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Measuring Distances in the Sky Using Your Hand And Fingers

Using angular distance to pinpoint an object in the night sky can mean zilch when you’re a newbie. The units mightn’t make sense. As a backyard astronomer the following handy guide is all about acquainting yourself and making it simple to understand…

angular measurements using hand
Using your hand to measure distances in the sky

…rather than use an app or astronomy book… you can use your hand to get an idea of space between objects or of their positioning. I show how in my infographic below.

About angular distance in astronomy

Angular distance measures a span you see in or of the sky. Example is the space between two celestial objects as observed from Earth or the positioning of a planet above the horizon.

You might come across angular distances when you are using a star map or an app such as Stellarium on your phone to find celestial objects. It’s the value given in degrees.

Why degrees are used distances in the sky

Degrees are used in measuring sky distances as well as the field of view of optics used in stargazing.

The following are fundamental reasons degrees make sense in taking in the sky we observe:

  • The positioning system on land (latitude/longitude) involves degrees
  • Celestial bodies can be pinpointed using a similar system of degrees (altitude/azimuth)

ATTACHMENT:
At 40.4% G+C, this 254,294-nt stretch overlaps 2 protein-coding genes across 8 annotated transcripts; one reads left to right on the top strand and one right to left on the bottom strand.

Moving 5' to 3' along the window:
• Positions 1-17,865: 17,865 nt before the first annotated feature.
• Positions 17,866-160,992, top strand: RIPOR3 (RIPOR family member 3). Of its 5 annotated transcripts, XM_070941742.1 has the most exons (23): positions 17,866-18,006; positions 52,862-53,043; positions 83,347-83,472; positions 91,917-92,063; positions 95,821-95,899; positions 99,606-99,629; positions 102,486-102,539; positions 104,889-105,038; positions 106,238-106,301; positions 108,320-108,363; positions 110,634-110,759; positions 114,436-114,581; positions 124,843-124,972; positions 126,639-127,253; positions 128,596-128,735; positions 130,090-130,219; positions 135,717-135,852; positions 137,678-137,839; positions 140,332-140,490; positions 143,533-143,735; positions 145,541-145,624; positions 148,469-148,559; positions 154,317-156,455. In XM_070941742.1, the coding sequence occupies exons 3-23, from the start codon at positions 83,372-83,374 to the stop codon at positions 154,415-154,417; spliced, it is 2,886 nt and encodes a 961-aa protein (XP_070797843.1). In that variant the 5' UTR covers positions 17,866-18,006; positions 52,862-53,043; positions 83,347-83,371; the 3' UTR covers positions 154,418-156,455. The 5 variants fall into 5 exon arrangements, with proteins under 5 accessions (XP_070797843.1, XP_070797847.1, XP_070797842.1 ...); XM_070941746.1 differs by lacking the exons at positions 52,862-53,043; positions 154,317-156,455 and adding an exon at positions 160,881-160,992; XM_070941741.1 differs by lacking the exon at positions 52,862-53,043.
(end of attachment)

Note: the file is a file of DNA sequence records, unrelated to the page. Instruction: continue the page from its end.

• The sky above is like a dome and the arc overhead (altitude), from one horizon to the opposite, is a semi-circle (180º). From horizon to zenith is 90º.
  • Going horizontal from north to east to south to west and back to north is a circle (360º)
infographic altitude azimuth
Explaining the altitude/azimuth system from an observation point

Angles are used for navigation: Sailors in the past would use the angle of Polaris above the horizon to work out their position for navigational purposes.

Coordinate system for the night sky

At a point in time a celestial body sits at an intersection of x number of degrees altitude and an x number of degrees azimuth, as observed by us.

Direct north is zero on the azimuth plane, where east is 90º, south 180º, and west 270º.

From the altitude/azimuth configuration (see also horizontal coordinate system) we can work out the exact position of celestial objects and find where planets sit in the night sky.

All of this helps in explaining the axis of alt/az telescope mounts.

measuring degrees in the sky with your hand

Hand measurements provide a no fuss angular separation calculator. Use the following as a guide for when you’re working out distances in the night sky!

USER INSTRUCTIONSMake sure to hold up your hand at arm’s length to the sky.

finger angles for hand sky measures
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Simple sky Measuring Guide

Width of the end of your little finger (pinky) is about one degree
Width of your three middle fingers, tip-to-tip, is about five degrees
10ºThe hand width as a clenched fist is ten degrees wide.
15ºThe width between your index and little finger, tip-to-tip, when extended from your fist is 15 degrees
25ºThat width between your pinky finger and thumb, tip-to-tip when extended from your fist is roughly 25 degrees
The trick is holding your hand up to the sky ‘at arms length’

How to get to know your personal sky measures by using your hand to measure angles…

A way to check the span of your hand is to use the Big Dipper or Orion’s seven brightest stars as a gauge.

  • Betelgeuse to Rigel in Orion is 19º
  • End star of Big Dipper handle to end star of the bowl is 25º

Is your hand span closer to 20º or to 25º?